Mandible (Lower Jaw) Fractures

Illustration of a mandible fracture

Mandibular fractures are second most common facial fractures with nasal fractures holding #1 place. Whether you have been in a car accident, altercation or sport injury causing you to sustain a mandibular (jaw) fracture, rest assure that Dr. Bolourian frequently encounters and helps hundreds of patients with jaw fractures.

Where do I go if I think I have  mandibular (jaw) fracture?

Typically patients report to a hospital emergency room to be evaluated for facial injuries. That is the right thing to do. There are certain times where an isolated jaw fracture may not be obvious to a patient and therefore he/she may not report to a hospital.

The person may feel:

  • Pain in the face or jaw, located in front of the ear or on the affected side, that gets worse with movement.
  • Bruising and swelling of the face, bleeding from the mouth.
  • Difficulty chewing.
  • Jaw stiffness, difficulty opening the mouth widely, or problem closing the mouth.

In above situations, the patient should seek an Oral and Maxillofacial Surgeon immediately. The sooner a mandibular fracture is diagnosed, the better outcome the patient will have. Patients should make sure to seek an oral and maxillofacial surgeon that covers hospital trauma surgery and performs jaw fracture surgeries on a regular basis. Many oral and maxillofacial surgeon are office based clinicians and may not be able to perform the type of surgeries to correct a broken jaw.

What happens if I have a mandibular (Jaw) fracture?

Your Oral and Maxillofacial Surgeon will perform a full history and physical examination prior to treatment recommendations. Once diagnosis of a mandibular (jaw) fracture is conformed, the surgeon will review the surgical options with you. In our practice, Dr. Bolourian admit patients at the local hospital and attends to your needs as quickly as possible. We realize and emphasize the importance of early intervention for superior outcome.

What type of surgery would I require to fix my broken jaw?

The type of surgery needed to fix a broken jaw depends primarily on the type of fracture a patient sustains. A closed or non-displaced fracture is repaired by intermaxillary fixation (IMF). That is wiring the mouth shut for a period of time. That is similar to a cast on a broken arm. Some fractures may be displaced also known as open fractures. They may require open reduction and internal fixation (ORIF). This approach requires accessing the fracture site and using stabilizing plates and screws to fixate the jaw.

Some patients may not be candidate for a cast on the jaw, meaning they may not be able to tolerate wiring their jaw due to certain medical conditions. Dr. Bolourian discusses all options for achieving the best outcome.

X-ray of the lower mandible facing rightX-ray of the lower mandible facing right with hardware
X-ray of the lower mandible facing leftX-ray of the lower mandible facing left with hardware

What post-surgical care do I require?

Post-surgical care after repair of a jaw fracture can be extensive. Since Dr. Bolourian performs jaw fracture surgery routinely, we have strict protocol in place, where you can be sure you will receive optimum care after your surgery. If you are wired, we see you at our private office on weekly basis to insure your proper healing. We also monitor the progress of the bone healing by CT scans done right in our office. Rest assured that we will do everything we can to insure your recovery goes smooth and pain free.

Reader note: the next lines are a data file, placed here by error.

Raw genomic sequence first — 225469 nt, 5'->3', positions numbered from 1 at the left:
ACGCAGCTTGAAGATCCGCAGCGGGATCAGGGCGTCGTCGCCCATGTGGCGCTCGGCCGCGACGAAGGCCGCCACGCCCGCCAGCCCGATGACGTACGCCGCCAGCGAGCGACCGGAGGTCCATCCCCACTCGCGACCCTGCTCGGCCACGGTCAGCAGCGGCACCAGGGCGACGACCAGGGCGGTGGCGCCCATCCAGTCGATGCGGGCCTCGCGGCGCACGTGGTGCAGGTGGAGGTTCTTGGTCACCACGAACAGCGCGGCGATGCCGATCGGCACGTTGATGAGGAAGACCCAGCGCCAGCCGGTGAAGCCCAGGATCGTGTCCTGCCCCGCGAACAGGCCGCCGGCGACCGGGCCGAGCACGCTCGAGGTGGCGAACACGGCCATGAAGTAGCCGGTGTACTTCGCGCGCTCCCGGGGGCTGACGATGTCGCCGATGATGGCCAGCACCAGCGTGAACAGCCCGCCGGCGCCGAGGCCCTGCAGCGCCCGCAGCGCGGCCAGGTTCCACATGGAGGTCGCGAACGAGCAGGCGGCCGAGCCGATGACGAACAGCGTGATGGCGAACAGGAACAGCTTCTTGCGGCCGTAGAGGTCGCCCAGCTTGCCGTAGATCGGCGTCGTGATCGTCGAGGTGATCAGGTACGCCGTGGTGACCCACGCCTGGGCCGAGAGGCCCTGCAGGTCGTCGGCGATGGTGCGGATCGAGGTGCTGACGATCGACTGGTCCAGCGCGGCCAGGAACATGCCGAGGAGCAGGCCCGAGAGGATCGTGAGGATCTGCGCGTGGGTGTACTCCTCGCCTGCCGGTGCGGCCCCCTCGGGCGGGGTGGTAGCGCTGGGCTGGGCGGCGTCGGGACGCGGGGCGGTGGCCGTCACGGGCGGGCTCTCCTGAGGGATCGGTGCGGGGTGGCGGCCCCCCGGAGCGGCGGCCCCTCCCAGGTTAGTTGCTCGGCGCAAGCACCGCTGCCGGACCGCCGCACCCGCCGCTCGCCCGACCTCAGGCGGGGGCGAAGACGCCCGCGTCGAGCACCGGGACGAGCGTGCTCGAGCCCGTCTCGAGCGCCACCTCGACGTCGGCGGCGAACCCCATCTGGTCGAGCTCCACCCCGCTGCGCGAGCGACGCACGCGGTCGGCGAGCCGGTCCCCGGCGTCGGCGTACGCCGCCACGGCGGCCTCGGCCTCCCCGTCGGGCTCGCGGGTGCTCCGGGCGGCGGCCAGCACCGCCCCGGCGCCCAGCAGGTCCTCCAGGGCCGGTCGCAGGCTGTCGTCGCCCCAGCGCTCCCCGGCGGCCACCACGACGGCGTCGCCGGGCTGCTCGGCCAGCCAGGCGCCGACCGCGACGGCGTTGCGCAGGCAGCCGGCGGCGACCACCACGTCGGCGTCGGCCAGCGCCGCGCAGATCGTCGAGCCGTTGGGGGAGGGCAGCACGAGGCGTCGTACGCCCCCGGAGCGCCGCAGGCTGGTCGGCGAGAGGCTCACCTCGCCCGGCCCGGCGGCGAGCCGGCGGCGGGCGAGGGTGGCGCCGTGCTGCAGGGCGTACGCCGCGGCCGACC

In cases where the jaw is not wired, our patients will see us two to three times post surgery to ensure adequate healing. After that, they can go about their normal life, hopefully accident free.

It is also important to note that after the jaw is wired, it is difficult to clean your teeth. We have partnered up with our Periodontist Dr. Jin Eslami to take care of our patient’s oral hygiene during the process and after the wires are removed.

What type of food can I eat while my jaw is wired shut?

If your jaw is wired shut, you will be on a full liquid diet. That means, drinking liquids through a straw! At first, this may be very difficult, but our experience has shown that we as humans are resilient and adapt to many challenging situations. We recommend that you allow us to walk you through a healthy and high protein liquid diet for the time where your jaw is wired. You will find that it is not as bad as you imagined it to be.

Is there any long term rehabilitation required after repair of a jaw fracture?

After the jaw is released and wires are removed, our experience has shown that our patient recover rapidly and smoothly. At times, it may be difficult for patients to open their mouth wide after the wires are removed. A series of prescribed jaw exercises by Dr. Bolourian eliminates problems with opening the mouth and patients quickly return to normal function.

What type of surgeon is qualified to perform this type of surgery?

Oral and Maxillofacial surgeons that are on active trauma call for hospitals are best suited to perform jaw fracture surgery. These surgeons are trained in medicine and surgery and understand not only the surgical aspects of jaw fracture, but also the dental link as it relates to jaw fractures.

Reza Bolourian, M.D., D.D.S., F.A.C.S. is a dual board certified surgeon. He is on active trauma staff at Memorial Care Medical Center and performs jaw fracture surgery on routine basis.

What if I have fractured teeth needing extractions and replacements or restorations?

Injuries to teeth are common sequala of jaw fractures. Dr. Bolourian, a trained dentist and physician will address not only a fractured jaw, he will also address the dental structures as necessary. If restorations via dental implants are needed, we will discuss those options with you as well.